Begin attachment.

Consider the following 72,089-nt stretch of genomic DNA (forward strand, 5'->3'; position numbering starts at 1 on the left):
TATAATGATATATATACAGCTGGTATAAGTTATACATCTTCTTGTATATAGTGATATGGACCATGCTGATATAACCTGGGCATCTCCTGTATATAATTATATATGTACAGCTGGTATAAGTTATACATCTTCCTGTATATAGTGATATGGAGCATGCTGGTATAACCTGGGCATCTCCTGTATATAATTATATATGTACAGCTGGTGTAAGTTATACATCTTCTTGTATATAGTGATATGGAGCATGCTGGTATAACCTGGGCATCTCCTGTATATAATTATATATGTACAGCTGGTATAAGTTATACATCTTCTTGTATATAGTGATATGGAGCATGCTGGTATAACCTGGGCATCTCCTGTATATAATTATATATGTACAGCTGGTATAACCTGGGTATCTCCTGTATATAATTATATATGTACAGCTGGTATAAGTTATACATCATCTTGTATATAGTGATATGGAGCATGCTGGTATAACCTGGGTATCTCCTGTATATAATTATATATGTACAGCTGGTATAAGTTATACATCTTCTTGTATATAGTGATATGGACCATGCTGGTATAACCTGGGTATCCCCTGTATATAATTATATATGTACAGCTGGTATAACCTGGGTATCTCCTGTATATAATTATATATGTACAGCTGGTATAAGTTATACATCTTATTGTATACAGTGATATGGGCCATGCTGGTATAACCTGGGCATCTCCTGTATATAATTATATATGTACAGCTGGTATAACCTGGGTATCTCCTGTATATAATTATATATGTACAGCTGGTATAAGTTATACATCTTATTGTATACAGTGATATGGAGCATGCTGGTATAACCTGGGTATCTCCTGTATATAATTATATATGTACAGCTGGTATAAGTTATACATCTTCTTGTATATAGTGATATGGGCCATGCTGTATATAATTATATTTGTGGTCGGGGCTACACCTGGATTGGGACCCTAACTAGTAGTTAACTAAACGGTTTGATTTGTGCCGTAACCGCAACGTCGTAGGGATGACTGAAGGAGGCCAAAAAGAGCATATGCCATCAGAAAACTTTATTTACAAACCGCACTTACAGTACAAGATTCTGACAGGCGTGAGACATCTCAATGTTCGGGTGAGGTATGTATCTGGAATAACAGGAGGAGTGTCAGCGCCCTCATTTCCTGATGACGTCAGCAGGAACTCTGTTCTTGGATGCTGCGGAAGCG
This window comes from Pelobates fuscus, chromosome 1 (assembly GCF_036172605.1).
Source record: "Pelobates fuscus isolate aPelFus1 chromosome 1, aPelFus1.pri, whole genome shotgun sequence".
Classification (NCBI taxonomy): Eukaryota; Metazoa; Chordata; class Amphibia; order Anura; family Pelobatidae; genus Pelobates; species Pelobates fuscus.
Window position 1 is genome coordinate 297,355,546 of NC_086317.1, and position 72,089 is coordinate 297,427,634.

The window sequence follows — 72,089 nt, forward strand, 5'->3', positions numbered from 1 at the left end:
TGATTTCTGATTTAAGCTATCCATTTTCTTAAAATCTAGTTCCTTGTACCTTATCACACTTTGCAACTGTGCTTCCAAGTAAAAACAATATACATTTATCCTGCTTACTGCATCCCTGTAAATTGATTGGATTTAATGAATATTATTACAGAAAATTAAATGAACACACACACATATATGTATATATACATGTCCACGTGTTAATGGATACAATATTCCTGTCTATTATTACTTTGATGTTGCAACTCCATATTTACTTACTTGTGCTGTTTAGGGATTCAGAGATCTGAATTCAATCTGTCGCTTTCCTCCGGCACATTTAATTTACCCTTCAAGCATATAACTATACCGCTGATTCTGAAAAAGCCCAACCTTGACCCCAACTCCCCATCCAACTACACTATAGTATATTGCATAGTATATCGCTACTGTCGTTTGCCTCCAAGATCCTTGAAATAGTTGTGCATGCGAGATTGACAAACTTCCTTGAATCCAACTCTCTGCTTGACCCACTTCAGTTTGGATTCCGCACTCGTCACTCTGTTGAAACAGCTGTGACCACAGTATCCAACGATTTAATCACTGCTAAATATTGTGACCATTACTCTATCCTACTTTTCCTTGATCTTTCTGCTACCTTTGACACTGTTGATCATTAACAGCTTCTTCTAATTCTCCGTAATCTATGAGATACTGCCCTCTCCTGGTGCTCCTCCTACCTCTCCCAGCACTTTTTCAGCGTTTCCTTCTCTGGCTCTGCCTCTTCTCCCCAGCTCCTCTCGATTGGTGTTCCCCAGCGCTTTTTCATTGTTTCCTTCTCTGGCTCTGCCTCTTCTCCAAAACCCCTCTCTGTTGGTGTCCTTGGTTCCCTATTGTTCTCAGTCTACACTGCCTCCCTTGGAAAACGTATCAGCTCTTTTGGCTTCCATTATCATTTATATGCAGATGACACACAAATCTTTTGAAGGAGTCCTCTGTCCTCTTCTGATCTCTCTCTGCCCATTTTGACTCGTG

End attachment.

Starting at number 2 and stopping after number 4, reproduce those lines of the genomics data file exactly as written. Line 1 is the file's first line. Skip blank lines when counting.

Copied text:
TATAATGATATATATACAGCTGGTATAAGTTATACATCTTCTTGTATATAGTGATATGGACCATGCTGATATAACCTGGGCATCTCCTGTATATAATTATATATGTACAGCTGGTATAAGTTATACATCTTCCTGTATATAGTGATATGGAGCATGCTGGTATAACCTGGGCATCTCCTGTATATAATTATATATGTACAGCTGGTGTAAGTTATACATCTTCTTGTATATAGTGATATGGAGCATGCTGGTATAACCTGGGCATCTCCTGTATATAATTATATATGTACAGCTGGTATAAGTTATACATCTTCTTGTATATAGTGATATGGAGCATGCTGGTATAACCTGGGCATCTCCTGTATATAATTATATATGTACAGCTGGTATAACCTGGGTATCTCCTGTATATAATTATATATGTACAGCTGGTATAAGTTATACATCATCTTGTATATAGTGATATGGAGCATGCTGGTATAACCTGGGTATCTCCTGTATATAATTATATATGTACAGCTGGTATAAGTTATACATCTTCTTGTATATAGTGATATGGACCATGCTGGTATAACCTGGGTATCCCCTGTATATAATTATATATGTACAGCTGGTATAACCTGGGTATCTCCTGTATATAATTATATATGTACAGCTGGTATAAGTTATACATCTTATTGTATACAGTGATATGGGCCATGCTGGTATAACCTGGGCATCTCCTGTATATAATTATATATGTACAGCTGGTATAACCTGGGTATCTCCTGTATATAATTATATATGTACAGCTGGTATAAGTTATACATCTTATTGTATACAGTGATATGGAGCATGCTGGTATAACCTGGGTATCTCCTGTATATAATTATATATGTACAGCTGGTATAAGTTATACATCTTCTTGTATATAGTGATATGGGCCATGCTGTATATAATTATATTTGTGGTCGGGGCTACACCTGGATTGGGACCCTAACTAGTAGTTAACTAAACGGTTTGATTTGTGCCGTAACCGCAACGTCGTAGGGATGACTGAAGGAGGCCAAAAAGAGCATATGCCATCAGAAAACTTTATTTACAAACCGCACTTACAGTACAAGATTCTGACAGGCGTGAGACATCTCAATGTTCGGGTGAGGTATGTATCTGGAATAACAGGAGGAGTGTCAGCGCCCTCATTTCCTGATGACGTCAGCAGGAACTCTGTTCTTGGATGCTGCGGAAGCG
This window comes from Pelobates fuscus, chromosome 1 (assembly GCF_036172605.1).
Source record: "Pelobates fuscus isolate aPelFus1 chromosome 1, aPelFus1.pri, whole genome shotgun sequence".